On March 5th the IEET’s Executive Director James Hughes discussed to address whether it was important to have a body to be human with Dr. Brent Waters of Garrett Theological Seminary and the students and faculty of the East Texas Baptist University. An edited version of Dr. Hughes’ prepared remarks are available here.
On March 5th I was invited to discuss transhumanism with Dr. Brent Waters of Garrett Theological Seminary and the students and faculty of the East Texas Baptist University. I’d like to thank the very kind hospitality of ETBU. These are an edited version of the short prepared remarks from that morning (view video here) in which Dr. Waters and I were asked to address whether it was important to have a body to be human.
Despite being a transhumanist who wants to transcend my boundaries, I agree strongly with the need for limits and constraints as we move towards increasingly transformative technologies. For some, “no limits, yay!” is the rallying call, but I look at the situation from a thermodynamic, not political, perspective.
Caterpillar on beach and in room:
Climbing on sand dune, river bank, and in room:
Second Life, the immensely popular 3-dimensional virtual world, is really starting to take on a life of its own. There are things going on in there that have undoubtedly gone beyond the wildest expectations of its developers.
In recent years there has been a dramatic increase in the number of American children diagnosed with ADHD (Attention Deficit and Hyperactivity Disorder). Almost all of these kids are placed on psycho-stimulant medications like Ritalin. As this trend continues, our children are rapidly becoming the most medicated children in the world. With ADHD diagnosis rates ten times greater than those observed in Europe or Japan, the United States now consumes 90% of the annual global production of Methylphenidate.
There are two kinds of ethicists. The first kind makes you think about what it is you want, and why. The second kind tells you what you should want. The first kind of ethicist is very valuable. The second can be damaging.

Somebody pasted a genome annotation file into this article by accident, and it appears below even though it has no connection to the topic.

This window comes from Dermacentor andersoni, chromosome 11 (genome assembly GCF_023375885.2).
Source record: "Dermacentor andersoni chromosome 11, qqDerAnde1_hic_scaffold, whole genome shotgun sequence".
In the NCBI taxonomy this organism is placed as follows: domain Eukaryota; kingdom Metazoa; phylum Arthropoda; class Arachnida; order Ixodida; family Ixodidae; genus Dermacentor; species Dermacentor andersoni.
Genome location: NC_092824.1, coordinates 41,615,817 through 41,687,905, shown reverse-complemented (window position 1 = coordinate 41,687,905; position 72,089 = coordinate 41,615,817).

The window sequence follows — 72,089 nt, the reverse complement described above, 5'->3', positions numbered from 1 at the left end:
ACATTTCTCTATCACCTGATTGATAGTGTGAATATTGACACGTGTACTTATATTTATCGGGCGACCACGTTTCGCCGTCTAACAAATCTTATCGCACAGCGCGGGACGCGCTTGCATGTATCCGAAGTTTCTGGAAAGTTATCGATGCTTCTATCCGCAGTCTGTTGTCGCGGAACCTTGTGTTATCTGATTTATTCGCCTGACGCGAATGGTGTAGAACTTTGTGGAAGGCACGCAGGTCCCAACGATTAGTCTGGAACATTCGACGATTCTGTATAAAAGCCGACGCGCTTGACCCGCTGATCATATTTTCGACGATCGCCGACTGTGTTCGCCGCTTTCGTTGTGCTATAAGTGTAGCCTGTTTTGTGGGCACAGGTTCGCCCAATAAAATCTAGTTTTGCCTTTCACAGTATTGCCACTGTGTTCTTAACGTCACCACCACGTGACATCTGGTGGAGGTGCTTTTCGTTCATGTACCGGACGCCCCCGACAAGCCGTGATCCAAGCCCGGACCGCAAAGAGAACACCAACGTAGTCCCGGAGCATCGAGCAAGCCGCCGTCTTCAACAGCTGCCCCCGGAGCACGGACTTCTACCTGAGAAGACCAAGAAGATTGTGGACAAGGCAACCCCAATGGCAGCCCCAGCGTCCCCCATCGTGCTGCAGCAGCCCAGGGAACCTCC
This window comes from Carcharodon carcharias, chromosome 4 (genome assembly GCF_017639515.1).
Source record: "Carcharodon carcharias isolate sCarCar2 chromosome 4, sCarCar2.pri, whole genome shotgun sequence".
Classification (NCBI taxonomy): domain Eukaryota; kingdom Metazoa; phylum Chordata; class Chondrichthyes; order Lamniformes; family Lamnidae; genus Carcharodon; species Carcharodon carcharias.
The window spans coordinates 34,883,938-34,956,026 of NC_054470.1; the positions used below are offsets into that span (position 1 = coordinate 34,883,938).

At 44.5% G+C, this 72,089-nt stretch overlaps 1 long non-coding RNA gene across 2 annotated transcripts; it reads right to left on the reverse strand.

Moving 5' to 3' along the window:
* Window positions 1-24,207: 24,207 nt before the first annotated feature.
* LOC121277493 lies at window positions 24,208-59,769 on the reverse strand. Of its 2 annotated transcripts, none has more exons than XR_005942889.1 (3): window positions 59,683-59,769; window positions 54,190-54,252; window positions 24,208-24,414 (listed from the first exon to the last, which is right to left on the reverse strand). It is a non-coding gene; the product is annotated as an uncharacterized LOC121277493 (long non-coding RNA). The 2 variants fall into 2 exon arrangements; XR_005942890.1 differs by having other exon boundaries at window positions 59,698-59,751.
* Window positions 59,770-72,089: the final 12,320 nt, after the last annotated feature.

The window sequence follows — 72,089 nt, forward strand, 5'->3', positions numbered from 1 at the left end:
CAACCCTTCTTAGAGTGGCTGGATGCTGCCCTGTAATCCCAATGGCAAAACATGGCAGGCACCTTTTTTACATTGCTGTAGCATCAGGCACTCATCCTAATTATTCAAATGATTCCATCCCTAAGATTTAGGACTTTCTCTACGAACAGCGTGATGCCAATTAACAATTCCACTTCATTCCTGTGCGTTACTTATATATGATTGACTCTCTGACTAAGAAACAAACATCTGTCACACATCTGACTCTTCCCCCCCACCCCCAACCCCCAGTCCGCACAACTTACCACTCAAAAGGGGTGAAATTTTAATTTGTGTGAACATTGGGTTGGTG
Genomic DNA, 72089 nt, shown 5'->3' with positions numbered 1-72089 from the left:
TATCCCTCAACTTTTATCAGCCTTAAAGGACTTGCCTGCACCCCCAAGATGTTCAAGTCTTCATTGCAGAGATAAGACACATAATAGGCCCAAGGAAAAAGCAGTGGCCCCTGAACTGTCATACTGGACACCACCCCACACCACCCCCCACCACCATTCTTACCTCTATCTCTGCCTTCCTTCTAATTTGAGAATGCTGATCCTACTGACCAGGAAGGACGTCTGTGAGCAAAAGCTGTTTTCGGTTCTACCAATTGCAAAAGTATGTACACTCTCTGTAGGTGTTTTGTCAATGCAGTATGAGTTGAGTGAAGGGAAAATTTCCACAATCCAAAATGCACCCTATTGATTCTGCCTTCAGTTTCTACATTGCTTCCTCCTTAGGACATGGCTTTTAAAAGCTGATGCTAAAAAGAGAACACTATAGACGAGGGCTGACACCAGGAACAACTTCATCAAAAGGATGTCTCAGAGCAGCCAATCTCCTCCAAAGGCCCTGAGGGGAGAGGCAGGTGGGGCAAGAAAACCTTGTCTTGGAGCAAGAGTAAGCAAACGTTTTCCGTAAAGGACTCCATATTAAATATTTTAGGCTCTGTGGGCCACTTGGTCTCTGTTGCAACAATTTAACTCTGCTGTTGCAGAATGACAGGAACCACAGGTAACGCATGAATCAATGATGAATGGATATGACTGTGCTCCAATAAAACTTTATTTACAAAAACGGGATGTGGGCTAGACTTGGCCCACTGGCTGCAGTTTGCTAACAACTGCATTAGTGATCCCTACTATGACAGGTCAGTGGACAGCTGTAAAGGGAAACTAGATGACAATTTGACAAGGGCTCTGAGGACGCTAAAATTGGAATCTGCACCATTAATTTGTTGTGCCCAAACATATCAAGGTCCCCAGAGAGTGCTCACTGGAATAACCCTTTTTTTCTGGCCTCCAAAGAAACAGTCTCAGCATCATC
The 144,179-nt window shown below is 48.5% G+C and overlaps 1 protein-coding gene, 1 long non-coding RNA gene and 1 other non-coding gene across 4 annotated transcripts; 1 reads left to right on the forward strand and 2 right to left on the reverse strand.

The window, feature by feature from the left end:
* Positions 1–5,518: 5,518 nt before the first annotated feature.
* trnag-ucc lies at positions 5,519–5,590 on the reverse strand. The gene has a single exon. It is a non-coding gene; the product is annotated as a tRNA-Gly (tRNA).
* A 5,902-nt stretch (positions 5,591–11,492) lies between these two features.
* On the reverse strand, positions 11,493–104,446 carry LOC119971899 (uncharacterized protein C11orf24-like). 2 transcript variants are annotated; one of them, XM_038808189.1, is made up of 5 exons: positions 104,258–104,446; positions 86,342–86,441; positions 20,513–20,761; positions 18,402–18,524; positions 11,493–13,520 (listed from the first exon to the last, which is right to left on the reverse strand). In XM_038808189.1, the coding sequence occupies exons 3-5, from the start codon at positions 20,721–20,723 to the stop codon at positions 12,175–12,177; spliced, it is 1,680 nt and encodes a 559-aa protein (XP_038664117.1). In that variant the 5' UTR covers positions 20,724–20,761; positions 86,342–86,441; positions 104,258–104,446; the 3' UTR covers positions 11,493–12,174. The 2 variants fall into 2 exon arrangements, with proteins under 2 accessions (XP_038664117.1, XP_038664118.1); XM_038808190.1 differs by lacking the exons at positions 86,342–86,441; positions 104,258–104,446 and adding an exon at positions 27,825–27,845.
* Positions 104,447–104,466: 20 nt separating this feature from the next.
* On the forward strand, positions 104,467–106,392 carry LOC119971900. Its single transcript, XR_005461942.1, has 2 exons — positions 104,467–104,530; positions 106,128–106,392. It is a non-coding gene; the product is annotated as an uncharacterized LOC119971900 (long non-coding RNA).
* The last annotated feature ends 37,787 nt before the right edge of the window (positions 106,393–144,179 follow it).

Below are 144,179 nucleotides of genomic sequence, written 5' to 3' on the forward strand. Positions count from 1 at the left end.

“If we’re looking at the highlights of human development, you have to look at the evolution of the organism and then at the development of its interaction with the environment. Evolution of the organism will begin with the evolution of life perceived through the hominid coming to the evolution of mankind. Neanderthal and Cro-Magnon man. Now, interestingly, what you’re looking at here are three strings: biological, anthropological — development of the cities — and cultural, which is human expression.
Now, what you’ve seen here is the evolution of populations, not so much the evolution of individuals. And in addition, if you look at the time scales that are involved here — two billion years for life, six million years for the hominid, 100,000 years for mankind as we know it — you’re beginning to see the telescoping nature of the evolutionary paradigm. And then when you get to agricultural, when you get to scientific revolution and industrial revolution, you’re looking at 10,000 years, 400 years, 150 years. Uou’re seeing a further telescoping of this evolutionary time. What that means is that as we go through the new evolution, it’s gonna telescope to the point we should be able to see it manifest itself within our lifetime, within this generation.
The new evolution stems from information, and it stems from two types of information: digital and analog. The digital is artificial intelligence. The analog results from molecular biology, the cloning of the organism. And you knit the two together with neurobiology. Before on the old evolutionary paradigm, one would die and the other would grow and dominate. But under the new paradigm, they would exist as a mutually supportive, noncompetitive grouping. Okay, independent from the external.